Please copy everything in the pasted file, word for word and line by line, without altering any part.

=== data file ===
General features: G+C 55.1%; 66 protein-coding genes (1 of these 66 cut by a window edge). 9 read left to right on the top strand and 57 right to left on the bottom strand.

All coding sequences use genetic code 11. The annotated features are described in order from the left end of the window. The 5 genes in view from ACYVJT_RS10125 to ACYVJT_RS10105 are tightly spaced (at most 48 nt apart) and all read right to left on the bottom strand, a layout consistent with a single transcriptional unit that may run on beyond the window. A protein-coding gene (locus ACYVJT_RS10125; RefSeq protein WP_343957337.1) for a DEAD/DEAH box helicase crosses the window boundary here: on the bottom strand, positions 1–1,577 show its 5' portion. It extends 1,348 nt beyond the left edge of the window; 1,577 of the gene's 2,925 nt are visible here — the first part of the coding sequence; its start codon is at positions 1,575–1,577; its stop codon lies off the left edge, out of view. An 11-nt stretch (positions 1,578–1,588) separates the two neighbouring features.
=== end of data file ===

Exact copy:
General features: G+C 55.1%; 66 protein-coding genes (1 of these 66 cut by a window edge). 9 read left to right on the top strand and 57 right to left on the bottom strand.

All coding sequences use genetic code 11. The annotated features are described in order from the left end of the window. The 5 genes in view from ACYVJT_RS10125 to ACYVJT_RS10105 are tightly spaced (at most 48 nt apart) and all read right to left on the bottom strand, a layout consistent with a single transcriptional unit that may run on beyond the window. A protein-coding gene (locus ACYVJT_RS10125; RefSeq protein WP_343957337.1) for a DEAD/DEAH box helicase crosses the window boundary here: on the bottom strand, positions 1–1,577 show its 5' portion. It extends 1,348 nt beyond the left edge of the window; 1,577 of the gene's 2,925 nt are visible here — the first part of the coding sequence; its start codon is at positions 1,575–1,577; its stop codon lies off the left edge, out of view. An 11-nt stretch (positions 1,578–1,588) separates the two neighbouring features.